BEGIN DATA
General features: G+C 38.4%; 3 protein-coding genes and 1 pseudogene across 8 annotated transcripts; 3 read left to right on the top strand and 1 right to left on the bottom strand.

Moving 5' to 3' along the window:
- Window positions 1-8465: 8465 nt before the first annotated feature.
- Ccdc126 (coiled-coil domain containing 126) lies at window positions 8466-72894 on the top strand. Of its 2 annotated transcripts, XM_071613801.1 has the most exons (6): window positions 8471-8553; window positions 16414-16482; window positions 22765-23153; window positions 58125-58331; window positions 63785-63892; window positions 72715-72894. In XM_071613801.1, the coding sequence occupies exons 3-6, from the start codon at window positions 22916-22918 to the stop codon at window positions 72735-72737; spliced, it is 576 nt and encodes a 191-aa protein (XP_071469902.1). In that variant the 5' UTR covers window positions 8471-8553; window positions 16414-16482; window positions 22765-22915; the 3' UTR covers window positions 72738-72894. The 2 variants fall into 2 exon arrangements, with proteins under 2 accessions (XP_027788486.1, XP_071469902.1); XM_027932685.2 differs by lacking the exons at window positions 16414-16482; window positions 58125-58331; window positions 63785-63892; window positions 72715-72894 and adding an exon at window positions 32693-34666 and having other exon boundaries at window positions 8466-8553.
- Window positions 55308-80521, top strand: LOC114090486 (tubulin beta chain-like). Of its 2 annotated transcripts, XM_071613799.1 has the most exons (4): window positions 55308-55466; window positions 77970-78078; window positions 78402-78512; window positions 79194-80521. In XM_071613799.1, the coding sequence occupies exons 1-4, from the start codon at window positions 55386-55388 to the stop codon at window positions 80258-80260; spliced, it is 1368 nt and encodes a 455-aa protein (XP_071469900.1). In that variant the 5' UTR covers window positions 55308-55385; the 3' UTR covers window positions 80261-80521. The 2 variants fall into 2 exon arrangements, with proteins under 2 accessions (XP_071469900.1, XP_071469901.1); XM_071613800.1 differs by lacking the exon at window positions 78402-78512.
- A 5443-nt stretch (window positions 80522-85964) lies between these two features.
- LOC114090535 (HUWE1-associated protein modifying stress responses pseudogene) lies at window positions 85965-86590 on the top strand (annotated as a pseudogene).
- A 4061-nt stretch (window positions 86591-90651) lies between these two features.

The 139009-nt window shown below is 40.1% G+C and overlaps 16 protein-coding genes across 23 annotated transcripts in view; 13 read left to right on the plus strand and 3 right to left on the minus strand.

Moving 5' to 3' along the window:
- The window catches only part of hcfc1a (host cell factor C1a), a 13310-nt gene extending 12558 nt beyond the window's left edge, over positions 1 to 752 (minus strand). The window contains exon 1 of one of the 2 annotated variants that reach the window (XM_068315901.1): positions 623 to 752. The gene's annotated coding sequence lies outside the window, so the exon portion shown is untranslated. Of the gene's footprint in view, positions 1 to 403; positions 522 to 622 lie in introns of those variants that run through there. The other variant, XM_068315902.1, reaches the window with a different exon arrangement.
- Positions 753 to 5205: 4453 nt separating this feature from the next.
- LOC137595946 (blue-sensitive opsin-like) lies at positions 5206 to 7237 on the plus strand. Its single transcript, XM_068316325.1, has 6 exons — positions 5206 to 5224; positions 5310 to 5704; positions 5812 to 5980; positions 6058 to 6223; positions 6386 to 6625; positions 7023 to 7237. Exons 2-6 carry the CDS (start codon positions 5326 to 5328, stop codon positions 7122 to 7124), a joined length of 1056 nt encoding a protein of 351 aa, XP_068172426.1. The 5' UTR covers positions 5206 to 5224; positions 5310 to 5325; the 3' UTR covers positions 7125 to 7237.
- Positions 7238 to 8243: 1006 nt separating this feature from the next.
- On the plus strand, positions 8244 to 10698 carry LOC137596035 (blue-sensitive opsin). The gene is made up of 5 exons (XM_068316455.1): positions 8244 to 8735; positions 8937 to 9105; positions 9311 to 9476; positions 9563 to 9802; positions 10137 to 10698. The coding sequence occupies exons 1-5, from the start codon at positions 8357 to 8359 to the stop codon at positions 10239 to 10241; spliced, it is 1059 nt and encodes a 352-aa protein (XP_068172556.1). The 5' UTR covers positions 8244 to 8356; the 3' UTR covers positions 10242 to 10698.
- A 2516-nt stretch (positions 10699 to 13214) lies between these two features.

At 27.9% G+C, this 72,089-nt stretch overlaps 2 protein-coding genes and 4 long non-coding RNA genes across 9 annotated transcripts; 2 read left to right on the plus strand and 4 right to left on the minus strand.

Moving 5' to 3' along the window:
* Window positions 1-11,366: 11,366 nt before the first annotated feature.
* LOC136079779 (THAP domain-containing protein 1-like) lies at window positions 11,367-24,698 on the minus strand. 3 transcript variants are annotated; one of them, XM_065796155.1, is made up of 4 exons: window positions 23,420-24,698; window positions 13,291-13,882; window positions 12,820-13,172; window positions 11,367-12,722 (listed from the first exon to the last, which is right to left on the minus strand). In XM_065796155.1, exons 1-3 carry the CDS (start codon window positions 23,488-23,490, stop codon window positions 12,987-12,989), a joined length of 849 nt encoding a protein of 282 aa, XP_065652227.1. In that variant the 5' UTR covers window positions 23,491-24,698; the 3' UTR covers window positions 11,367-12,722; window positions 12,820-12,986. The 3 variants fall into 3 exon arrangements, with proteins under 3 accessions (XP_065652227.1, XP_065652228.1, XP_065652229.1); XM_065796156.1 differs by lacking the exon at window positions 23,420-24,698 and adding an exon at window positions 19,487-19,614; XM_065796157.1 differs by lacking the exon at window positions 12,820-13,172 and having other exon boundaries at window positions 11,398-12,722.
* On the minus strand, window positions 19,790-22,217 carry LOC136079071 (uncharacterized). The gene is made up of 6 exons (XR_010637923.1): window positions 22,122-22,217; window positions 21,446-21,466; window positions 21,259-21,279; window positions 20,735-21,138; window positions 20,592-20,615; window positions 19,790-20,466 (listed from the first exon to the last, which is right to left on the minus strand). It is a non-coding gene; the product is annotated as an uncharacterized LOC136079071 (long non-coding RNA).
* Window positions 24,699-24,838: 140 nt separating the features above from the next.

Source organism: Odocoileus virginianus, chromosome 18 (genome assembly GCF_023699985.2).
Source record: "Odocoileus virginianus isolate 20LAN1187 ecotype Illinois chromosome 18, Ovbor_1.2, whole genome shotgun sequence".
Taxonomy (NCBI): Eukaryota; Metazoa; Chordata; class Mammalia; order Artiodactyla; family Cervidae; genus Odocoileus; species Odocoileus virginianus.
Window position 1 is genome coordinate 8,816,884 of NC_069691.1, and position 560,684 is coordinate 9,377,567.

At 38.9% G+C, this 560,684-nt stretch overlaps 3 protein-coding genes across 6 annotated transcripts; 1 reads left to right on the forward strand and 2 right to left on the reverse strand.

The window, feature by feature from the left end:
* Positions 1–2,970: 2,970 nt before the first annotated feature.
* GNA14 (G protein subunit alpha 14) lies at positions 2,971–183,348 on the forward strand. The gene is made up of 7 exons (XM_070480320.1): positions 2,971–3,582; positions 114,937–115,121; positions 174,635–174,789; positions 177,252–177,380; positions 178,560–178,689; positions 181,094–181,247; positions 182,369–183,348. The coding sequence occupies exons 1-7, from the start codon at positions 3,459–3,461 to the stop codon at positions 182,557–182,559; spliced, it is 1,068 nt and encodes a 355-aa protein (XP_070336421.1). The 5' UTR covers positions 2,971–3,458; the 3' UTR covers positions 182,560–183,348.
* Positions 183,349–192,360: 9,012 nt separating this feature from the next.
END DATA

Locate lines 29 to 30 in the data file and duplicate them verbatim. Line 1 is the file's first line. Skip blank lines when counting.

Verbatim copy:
* Positions 1–2,970: 2,970 nt before the first annotated feature.
* GNA14 (G protein subunit alpha 14) lies at positions 2,971–183,348 on the forward strand. The gene is made up of 7 exons (XM_070480320.1): positions 2,971–3,582; positions 114,937–115,121; positions 174,635–174,789; positions 177,252–177,380; positions 178,560–178,689; positions 181,094–181,247; positions 182,369–183,348. The coding sequence occupies exons 1-7, from the start codon at positions 3,459–3,461 to the stop codon at positions 182,557–182,559; spliced, it is 1,068 nt and encodes a 355-aa protein (XP_070336421.1). The 5' UTR covers positions 2,971–3,458; the 3' UTR covers positions 182,560–183,348.